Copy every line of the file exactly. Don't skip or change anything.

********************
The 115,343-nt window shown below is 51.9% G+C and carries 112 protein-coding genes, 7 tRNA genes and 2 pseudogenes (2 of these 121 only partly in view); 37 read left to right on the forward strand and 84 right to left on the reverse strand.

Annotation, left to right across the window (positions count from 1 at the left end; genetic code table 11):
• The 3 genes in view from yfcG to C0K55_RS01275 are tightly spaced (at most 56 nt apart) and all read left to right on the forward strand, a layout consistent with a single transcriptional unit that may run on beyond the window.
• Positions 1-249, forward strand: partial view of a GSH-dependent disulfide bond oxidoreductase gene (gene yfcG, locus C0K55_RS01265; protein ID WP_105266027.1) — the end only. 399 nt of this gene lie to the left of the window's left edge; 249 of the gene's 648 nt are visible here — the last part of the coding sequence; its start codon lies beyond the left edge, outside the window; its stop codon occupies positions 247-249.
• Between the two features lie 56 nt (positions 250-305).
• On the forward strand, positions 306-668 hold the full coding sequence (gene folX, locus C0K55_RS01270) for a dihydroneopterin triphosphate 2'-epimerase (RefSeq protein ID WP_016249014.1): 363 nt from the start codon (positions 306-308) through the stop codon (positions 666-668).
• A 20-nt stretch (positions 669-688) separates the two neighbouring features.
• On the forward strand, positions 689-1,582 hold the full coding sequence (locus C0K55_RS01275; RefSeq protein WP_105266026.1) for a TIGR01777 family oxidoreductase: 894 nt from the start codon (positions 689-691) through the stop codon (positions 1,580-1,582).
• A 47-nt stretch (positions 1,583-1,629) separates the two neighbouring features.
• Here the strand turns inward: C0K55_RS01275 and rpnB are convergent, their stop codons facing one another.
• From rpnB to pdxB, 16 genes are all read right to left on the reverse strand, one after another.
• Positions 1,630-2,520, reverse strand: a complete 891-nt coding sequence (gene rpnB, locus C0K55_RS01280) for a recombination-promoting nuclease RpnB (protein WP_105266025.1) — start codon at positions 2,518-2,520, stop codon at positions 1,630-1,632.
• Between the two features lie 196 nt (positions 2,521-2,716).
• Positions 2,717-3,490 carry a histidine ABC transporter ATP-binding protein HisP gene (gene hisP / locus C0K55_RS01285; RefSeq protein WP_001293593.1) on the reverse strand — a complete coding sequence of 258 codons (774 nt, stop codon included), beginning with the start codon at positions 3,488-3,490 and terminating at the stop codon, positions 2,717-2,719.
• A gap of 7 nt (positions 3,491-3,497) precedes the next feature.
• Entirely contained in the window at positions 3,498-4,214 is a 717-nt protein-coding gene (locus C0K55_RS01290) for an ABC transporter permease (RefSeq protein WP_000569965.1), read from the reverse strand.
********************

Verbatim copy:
The 115,343-nt window shown below is 51.9% G+C and carries 112 protein-coding genes, 7 tRNA genes and 2 pseudogenes (2 of these 121 only partly in view); 37 read left to right on the forward strand and 84 right to left on the reverse strand.

Annotation, left to right across the window (positions count from 1 at the left end; genetic code table 11):
• The 3 genes in view from yfcG to C0K55_RS01275 are tightly spaced (at most 56 nt apart) and all read left to right on the forward strand, a layout consistent with a single transcriptional unit that may run on beyond the window.
• Positions 1-249, forward strand: partial view of a GSH-dependent disulfide bond oxidoreductase gene (gene yfcG, locus C0K55_RS01265; protein ID WP_105266027.1) — the end only. 399 nt of this gene lie to the left of the window's left edge; 249 of the gene's 648 nt are visible here — the last part of the coding sequence; its start codon lies beyond the left edge, outside the window; its stop codon occupies positions 247-249.
• Between the two features lie 56 nt (positions 250-305).
• On the forward strand, positions 306-668 hold the full coding sequence (gene folX, locus C0K55_RS01270) for a dihydroneopterin triphosphate 2'-epimerase (RefSeq protein ID WP_016249014.1): 363 nt from the start codon (positions 306-308) through the stop codon (positions 666-668).
• A 20-nt stretch (positions 669-688) separates the two neighbouring features.
• On the forward strand, positions 689-1,582 hold the full coding sequence (locus C0K55_RS01275; RefSeq protein WP_105266026.1) for a TIGR01777 family oxidoreductase: 894 nt from the start codon (positions 689-691) through the stop codon (positions 1,580-1,582).
• A 47-nt stretch (positions 1,583-1,629) separates the two neighbouring features.
• Here the strand turns inward: C0K55_RS01275 and rpnB are convergent, their stop codons facing one another.
• From rpnB to pdxB, 16 genes are all read right to left on the reverse strand, one after another.
• Positions 1,630-2,520, reverse strand: a complete 891-nt coding sequence (gene rpnB, locus C0K55_RS01280) for a recombination-promoting nuclease RpnB (protein WP_105266025.1) — start codon at positions 2,518-2,520, stop codon at positions 1,630-1,632.
• Between the two features lie 196 nt (positions 2,521-2,716).
• Positions 2,717-3,490 carry a histidine ABC transporter ATP-binding protein HisP gene (gene hisP / locus C0K55_RS01285; RefSeq protein WP_001293593.1) on the reverse strand — a complete coding sequence of 258 codons (774 nt, stop codon included), beginning with the start codon at positions 3,488-3,490 and terminating at the stop codon, positions 2,717-2,719.
• A gap of 7 nt (positions 3,491-3,497) precedes the next feature.
• Entirely contained in the window at positions 3,498-4,214 is a 717-nt protein-coding gene (locus C0K55_RS01290) for an ABC transporter permease (RefSeq protein WP_000569965.1), read from the reverse strand.